ARCHIVED - Speaking Notes for
Mr. Howard Sapers, Correctional Investigator,
33rd Annual Report to Parliament

Archived Content

Information identified as archived is provided for reference, research or recordkeeping purposes. It is not subject to the Government of Canada Web Standards and has not been altered or updated since it was archived. Please contact us to request a format other than those available.

October 16, 2006

Annual Report of the Office of the Correctional Investigator of Canada 2005-2006

As Correctional Investigator, my job is to be an independent Ombudsman for federal offenders. It's also my role to review and make recommendations on the Correctional Service's policies and procedures, to ensure that areas of concern are identified and appropriately addressed.

My mandate expresses an important component of the criminal justice system.

The Office of the Correctional Investigator reflects Canadian values of respect for the law, for human rights, and the public's expectation that correctional staff and senior managers are accountable for the administration of law and policy on the public's behalf. Good corrections after all equals public safety.

Last year when my Annual Report was released I shared my findings with Canadians that federal penitentiaries were quickly becoming warehouses for the mentally ill. I recommended that the Correctional Service of Canada immediately secure and commit adequate funding for the implementation of itsMental Health Strategy. Unfortunately, the money has not come and the Correctional Service has not been able to address my recommendation. The mental health services offered to these offenders continues to be seriously deficient.

While not abandoning the issue of mental health services, this year's Report highlights a number of other concerns that continue to hamper the Correctional Service's delivery of both its legal and policy obligations. Areas of ongoing concern for my Office include the inadequate delivery of health care services; insufficient focus on the particular needs of women in prison; and the need to improve the safety and security of the prison environments.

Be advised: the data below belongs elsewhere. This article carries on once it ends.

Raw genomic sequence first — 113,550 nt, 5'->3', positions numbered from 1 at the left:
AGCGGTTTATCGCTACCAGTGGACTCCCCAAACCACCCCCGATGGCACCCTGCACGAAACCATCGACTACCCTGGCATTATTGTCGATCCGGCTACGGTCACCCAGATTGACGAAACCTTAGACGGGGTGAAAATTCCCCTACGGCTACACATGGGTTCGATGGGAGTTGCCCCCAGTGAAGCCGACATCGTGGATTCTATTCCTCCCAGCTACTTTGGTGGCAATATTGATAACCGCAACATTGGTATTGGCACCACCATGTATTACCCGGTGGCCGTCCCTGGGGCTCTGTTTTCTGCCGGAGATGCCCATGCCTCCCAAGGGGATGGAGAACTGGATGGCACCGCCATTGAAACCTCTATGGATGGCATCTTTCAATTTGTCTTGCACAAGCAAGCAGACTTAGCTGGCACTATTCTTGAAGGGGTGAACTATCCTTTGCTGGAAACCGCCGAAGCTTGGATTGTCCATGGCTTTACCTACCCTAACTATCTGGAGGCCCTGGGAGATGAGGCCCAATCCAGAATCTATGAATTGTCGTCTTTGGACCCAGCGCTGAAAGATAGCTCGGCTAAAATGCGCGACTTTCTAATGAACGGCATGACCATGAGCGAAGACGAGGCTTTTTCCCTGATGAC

Today, however, I would like to direct your attention one overwhelming issue requiring urgent attention - the growing crisis regarding Aboriginal inmates.

The experience of Canadian Aboriginal peoples and the justice system has been described as "Canada's national disgrace".

The over-representation of natives in Canada's prisons and penitentiaries is well-known: nationally, Aboriginal people are less than 2.7% of the Canadian population but comprise almost 18.5 % of the total federal prison population.

For women, this over-representation is even more acute - they represent 32 % of women in federal penitentiaries.

Alarmingly, this huge over representation has grown in recent years. While the federal inmate population in Canada actually went down 12.5% between 1996 and 2004, the number of First Nations people in federal institutions increased by 21.7%. This is a 34% difference btw Aboriginal and non Aboriginal inmates. Moreover, the number of federally incarcerated First Nations women increased a staggering 74.2% over this period.